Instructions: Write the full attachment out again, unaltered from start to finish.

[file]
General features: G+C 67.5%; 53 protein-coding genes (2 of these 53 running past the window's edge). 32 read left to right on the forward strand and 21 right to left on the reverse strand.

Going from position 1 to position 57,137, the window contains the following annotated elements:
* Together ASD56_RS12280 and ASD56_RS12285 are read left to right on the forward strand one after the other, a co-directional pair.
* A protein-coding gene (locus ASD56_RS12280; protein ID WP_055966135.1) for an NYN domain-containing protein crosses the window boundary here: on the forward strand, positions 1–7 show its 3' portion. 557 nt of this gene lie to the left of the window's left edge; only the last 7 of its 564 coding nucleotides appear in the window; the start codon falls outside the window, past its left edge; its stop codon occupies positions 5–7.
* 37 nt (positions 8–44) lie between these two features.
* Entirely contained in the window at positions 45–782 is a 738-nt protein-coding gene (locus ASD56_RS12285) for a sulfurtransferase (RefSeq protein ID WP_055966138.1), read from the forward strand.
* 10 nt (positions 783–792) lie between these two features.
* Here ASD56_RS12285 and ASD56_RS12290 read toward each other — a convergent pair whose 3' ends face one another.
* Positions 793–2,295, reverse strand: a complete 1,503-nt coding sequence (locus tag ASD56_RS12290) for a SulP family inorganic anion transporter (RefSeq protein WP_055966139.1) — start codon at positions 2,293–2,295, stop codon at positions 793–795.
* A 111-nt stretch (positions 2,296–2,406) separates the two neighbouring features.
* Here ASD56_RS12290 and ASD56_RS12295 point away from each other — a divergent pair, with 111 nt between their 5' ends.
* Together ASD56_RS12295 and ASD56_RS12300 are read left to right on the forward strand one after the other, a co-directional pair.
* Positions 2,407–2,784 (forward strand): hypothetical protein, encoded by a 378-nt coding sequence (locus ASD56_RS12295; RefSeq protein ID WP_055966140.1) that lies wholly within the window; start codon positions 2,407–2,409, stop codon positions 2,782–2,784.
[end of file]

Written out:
General features: G+C 67.5%; 53 protein-coding genes (2 of these 53 running past the window's edge). 32 read left to right on the forward strand and 21 right to left on the reverse strand.

Going from position 1 to position 57,137, the window contains the following annotated elements:
* Together ASD56_RS12280 and ASD56_RS12285 are read left to right on the forward strand one after the other, a co-directional pair.
* A protein-coding gene (locus ASD56_RS12280; protein ID WP_055966135.1) for an NYN domain-containing protein crosses the window boundary here: on the forward strand, positions 1–7 show its 3' portion. 557 nt of this gene lie to the left of the window's left edge; only the last 7 of its 564 coding nucleotides appear in the window; the start codon falls outside the window, past its left edge; its stop codon occupies positions 5–7.
* 37 nt (positions 8–44) lie between these two features.
* Entirely contained in the window at positions 45–782 is a 738-nt protein-coding gene (locus ASD56_RS12285) for a sulfurtransferase (RefSeq protein ID WP_055966138.1), read from the forward strand.
* 10 nt (positions 783–792) lie between these two features.
* Here ASD56_RS12285 and ASD56_RS12290 read toward each other — a convergent pair whose 3' ends face one another.
* Positions 793–2,295, reverse strand: a complete 1,503-nt coding sequence (locus tag ASD56_RS12290) for a SulP family inorganic anion transporter (RefSeq protein WP_055966139.1) — start codon at positions 2,293–2,295, stop codon at positions 793–795.
* A 111-nt stretch (positions 2,296–2,406) separates the two neighbouring features.
* Here ASD56_RS12290 and ASD56_RS12295 point away from each other — a divergent pair, with 111 nt between their 5' ends.
* Together ASD56_RS12295 and ASD56_RS12300 are read left to right on the forward strand one after the other, a co-directional pair.
* Positions 2,407–2,784 (forward strand): hypothetical protein, encoded by a 378-nt coding sequence (locus ASD56_RS12295; RefSeq protein ID WP_055966140.1) that lies wholly within the window; start codon positions 2,407–2,409, stop codon positions 2,782–2,784.